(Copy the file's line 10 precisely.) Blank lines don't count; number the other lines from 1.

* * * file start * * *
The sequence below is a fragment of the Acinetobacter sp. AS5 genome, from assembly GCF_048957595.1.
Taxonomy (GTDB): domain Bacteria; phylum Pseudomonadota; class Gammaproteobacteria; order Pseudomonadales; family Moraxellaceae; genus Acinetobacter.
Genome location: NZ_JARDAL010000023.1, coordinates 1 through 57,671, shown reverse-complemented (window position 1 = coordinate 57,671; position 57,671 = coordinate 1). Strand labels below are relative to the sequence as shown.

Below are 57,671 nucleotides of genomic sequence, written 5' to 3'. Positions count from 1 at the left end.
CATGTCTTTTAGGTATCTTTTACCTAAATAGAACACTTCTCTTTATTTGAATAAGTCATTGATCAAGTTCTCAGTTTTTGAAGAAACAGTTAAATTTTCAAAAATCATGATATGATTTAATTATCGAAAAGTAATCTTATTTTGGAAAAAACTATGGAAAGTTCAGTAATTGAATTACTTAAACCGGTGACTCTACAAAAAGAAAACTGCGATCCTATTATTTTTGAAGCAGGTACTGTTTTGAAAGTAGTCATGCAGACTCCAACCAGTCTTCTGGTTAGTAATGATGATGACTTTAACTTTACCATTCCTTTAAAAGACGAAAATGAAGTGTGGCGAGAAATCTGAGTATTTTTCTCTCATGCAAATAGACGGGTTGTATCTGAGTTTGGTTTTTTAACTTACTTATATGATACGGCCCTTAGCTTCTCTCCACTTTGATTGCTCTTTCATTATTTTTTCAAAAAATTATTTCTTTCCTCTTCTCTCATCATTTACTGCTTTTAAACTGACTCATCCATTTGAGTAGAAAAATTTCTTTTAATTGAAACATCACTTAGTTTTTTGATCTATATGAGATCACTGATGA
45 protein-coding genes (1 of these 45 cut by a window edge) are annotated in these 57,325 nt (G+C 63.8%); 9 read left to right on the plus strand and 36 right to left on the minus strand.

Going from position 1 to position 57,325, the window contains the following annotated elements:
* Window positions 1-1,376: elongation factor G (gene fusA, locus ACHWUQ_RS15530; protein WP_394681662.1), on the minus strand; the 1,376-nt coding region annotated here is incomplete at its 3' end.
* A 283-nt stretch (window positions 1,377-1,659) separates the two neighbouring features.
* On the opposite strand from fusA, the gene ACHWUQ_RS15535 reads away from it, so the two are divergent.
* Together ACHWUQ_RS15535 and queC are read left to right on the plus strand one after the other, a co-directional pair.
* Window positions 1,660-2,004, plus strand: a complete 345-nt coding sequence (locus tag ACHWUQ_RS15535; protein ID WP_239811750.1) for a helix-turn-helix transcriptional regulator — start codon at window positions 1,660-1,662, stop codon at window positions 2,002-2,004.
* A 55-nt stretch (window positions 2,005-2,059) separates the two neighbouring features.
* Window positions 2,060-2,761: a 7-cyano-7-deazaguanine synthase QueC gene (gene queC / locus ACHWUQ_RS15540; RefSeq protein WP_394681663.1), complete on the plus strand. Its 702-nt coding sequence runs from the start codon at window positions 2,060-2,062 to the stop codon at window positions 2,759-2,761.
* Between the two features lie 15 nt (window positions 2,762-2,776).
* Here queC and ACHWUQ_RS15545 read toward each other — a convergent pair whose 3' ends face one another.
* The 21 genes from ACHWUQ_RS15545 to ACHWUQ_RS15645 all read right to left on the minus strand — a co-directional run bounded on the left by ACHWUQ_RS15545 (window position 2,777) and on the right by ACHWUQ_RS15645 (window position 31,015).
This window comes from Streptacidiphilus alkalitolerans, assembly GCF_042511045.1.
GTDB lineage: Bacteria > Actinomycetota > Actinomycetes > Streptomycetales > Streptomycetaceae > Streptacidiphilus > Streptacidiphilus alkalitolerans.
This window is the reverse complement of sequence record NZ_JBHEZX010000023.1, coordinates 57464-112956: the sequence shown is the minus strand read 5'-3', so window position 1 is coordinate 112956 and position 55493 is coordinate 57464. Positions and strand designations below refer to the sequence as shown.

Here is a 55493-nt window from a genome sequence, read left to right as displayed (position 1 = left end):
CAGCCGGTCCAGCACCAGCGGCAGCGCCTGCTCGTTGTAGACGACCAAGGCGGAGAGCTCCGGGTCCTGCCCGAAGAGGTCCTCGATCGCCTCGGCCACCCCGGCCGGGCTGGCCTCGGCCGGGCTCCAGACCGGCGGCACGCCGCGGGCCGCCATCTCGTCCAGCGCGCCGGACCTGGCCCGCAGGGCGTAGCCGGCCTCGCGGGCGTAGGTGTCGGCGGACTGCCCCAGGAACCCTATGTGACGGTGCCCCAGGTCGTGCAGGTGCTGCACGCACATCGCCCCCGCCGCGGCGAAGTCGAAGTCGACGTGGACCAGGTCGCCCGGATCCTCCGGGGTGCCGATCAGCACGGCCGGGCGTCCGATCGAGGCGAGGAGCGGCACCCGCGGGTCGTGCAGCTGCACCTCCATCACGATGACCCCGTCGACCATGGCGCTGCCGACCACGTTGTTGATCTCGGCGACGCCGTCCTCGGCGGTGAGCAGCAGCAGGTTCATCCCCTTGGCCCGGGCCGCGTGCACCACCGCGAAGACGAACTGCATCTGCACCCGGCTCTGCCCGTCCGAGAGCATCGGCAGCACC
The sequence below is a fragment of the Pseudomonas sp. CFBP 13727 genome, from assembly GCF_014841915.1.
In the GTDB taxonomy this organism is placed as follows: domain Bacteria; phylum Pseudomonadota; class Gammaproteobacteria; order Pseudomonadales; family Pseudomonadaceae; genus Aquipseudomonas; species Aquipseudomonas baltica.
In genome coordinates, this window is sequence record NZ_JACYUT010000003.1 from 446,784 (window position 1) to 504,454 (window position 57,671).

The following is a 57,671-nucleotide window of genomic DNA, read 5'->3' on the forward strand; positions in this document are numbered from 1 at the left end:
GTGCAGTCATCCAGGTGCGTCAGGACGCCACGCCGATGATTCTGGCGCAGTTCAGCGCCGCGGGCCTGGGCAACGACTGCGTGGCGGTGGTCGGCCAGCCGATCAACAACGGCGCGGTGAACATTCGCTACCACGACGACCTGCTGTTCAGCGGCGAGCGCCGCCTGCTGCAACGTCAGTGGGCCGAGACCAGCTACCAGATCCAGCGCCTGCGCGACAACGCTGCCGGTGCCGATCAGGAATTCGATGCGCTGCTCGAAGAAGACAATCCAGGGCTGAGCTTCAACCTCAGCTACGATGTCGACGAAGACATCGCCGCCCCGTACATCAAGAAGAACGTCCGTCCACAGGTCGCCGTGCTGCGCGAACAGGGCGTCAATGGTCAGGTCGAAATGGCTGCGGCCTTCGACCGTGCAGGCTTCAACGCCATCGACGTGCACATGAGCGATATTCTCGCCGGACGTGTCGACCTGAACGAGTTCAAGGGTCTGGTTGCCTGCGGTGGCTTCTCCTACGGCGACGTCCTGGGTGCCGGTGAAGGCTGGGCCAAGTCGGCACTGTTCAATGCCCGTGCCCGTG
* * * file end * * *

* On the opposite strand from fusA, the gene ACHWUQ_RS15535 reads away from it, so the two are divergent.